Chapter

Gendered Consequences of Vocational Training

Margarita Estévez-Abe

in The Political Economy of Collective Skill Formation

Published in print November 2011 | ISBN: 9780199599431
Published online January 2012 | e-ISBN: 9780191731518 | DOI: http://dx.doi.org/10.1093/acprof:oso/9780199599431.003.0010
Gendered Consequences of Vocational Training

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This chapter delves into the gendered effects of different training and educational systems. It poses the following three questions. Are some specific types of vocational training and educational systems more biased against women than others? If so, what are the gendered implications of educational reforms in many of the advanced industrial societies? Do women’s greater educational investments—a universal trend observed in all countries—promote gender equality in the labor market? Briefly summarized, this chapter shows that, first, vocational education is more gender-segregating than general education systems; second, apprenticeship-based vocational education is more gender-segregating than school-based vocational education; and third, school-based training for professional jobs is a woman-friendly pathway into high-status occupations.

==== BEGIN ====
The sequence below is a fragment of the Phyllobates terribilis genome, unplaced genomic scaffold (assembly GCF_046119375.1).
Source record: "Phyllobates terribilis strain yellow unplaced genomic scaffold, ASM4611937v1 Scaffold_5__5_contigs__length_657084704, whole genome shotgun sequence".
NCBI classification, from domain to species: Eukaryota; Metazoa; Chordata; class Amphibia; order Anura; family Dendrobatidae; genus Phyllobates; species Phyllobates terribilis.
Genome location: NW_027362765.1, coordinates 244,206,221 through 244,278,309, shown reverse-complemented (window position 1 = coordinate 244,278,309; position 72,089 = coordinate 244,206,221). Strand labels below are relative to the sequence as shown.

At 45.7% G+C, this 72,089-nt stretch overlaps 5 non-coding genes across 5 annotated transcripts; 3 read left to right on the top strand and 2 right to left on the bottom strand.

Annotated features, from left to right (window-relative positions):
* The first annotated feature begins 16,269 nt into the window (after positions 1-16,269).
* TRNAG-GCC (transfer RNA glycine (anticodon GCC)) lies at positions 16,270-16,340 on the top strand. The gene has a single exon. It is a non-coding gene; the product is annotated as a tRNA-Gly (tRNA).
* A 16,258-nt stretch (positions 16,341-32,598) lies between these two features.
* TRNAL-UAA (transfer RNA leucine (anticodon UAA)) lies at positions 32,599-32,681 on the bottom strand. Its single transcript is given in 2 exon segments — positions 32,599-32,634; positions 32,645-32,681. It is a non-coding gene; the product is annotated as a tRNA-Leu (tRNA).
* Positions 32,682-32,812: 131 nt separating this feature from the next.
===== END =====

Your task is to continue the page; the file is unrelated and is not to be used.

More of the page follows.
Keywords: Gender; Apprenticeship; Skills; General education; School-based training; On-the-job training; Tertiary education; Diversification; Segregation

Chapter.  9641 words.  Illustrated.

Subjects: Knowledge Management

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